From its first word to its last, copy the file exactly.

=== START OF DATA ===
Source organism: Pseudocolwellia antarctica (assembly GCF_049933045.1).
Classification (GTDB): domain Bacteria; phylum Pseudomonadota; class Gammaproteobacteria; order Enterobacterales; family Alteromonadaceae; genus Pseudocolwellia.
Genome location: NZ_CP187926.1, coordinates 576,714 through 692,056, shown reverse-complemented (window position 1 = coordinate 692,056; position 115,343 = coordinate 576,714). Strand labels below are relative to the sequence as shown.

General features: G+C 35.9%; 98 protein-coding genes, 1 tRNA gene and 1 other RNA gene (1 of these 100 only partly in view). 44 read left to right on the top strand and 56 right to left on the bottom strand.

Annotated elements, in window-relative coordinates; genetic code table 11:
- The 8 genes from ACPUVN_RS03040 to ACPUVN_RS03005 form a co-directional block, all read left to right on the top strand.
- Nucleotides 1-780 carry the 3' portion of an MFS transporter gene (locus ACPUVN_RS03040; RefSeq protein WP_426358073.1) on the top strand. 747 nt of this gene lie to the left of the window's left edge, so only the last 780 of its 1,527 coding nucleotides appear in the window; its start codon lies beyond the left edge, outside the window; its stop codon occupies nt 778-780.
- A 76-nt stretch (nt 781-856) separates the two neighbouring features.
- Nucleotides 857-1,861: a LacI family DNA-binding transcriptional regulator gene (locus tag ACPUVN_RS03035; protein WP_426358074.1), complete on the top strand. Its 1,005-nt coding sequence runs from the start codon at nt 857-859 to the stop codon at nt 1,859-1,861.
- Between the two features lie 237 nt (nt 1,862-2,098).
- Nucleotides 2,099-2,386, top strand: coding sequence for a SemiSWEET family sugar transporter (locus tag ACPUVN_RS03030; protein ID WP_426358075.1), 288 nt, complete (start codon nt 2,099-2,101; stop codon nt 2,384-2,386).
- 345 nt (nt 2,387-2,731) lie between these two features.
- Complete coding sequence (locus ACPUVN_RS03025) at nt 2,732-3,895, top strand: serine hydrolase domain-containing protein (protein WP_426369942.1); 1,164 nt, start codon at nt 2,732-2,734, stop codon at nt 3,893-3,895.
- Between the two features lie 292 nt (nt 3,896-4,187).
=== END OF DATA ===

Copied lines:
Source organism: Pseudocolwellia antarctica (assembly GCF_049933045.1).
Classification (GTDB): domain Bacteria; phylum Pseudomonadota; class Gammaproteobacteria; order Enterobacterales; family Alteromonadaceae; genus Pseudocolwellia.
Genome location: NZ_CP187926.1, coordinates 576,714 through 692,056, shown reverse-complemented (window position 1 = coordinate 692,056; position 115,343 = coordinate 576,714). Strand labels below are relative to the sequence as shown.

General features: G+C 35.9%; 98 protein-coding genes, 1 tRNA gene and 1 other RNA gene (1 of these 100 only partly in view). 44 read left to right on the top strand and 56 right to left on the bottom strand.

Annotated elements, in window-relative coordinates; genetic code table 11:
- The 8 genes from ACPUVN_RS03040 to ACPUVN_RS03005 form a co-directional block, all read left to right on the top strand.
- Nucleotides 1-780 carry the 3' portion of an MFS transporter gene (locus ACPUVN_RS03040; RefSeq protein WP_426358073.1) on the top strand. 747 nt of this gene lie to the left of the window's left edge, so only the last 780 of its 1,527 coding nucleotides appear in the window; its start codon lies beyond the left edge, outside the window; its stop codon occupies nt 778-780.
- A 76-nt stretch (nt 781-856) separates the two neighbouring features.
- Nucleotides 857-1,861: a LacI family DNA-binding transcriptional regulator gene (locus tag ACPUVN_RS03035; protein WP_426358074.1), complete on the top strand. Its 1,005-nt coding sequence runs from the start codon at nt 857-859 to the stop codon at nt 1,859-1,861.
- Between the two features lie 237 nt (nt 1,862-2,098).
- Nucleotides 2,099-2,386, top strand: coding sequence for a SemiSWEET family sugar transporter (locus tag ACPUVN_RS03030; protein ID WP_426358075.1), 288 nt, complete (start codon nt 2,099-2,101; stop codon nt 2,384-2,386).
- 345 nt (nt 2,387-2,731) lie between these two features.
- Complete coding sequence (locus ACPUVN_RS03025) at nt 2,732-3,895, top strand: serine hydrolase domain-containing protein (protein WP_426369942.1); 1,164 nt, start codon at nt 2,732-2,734, stop codon at nt 3,893-3,895.
- Between the two features lie 292 nt (nt 3,896-4,187).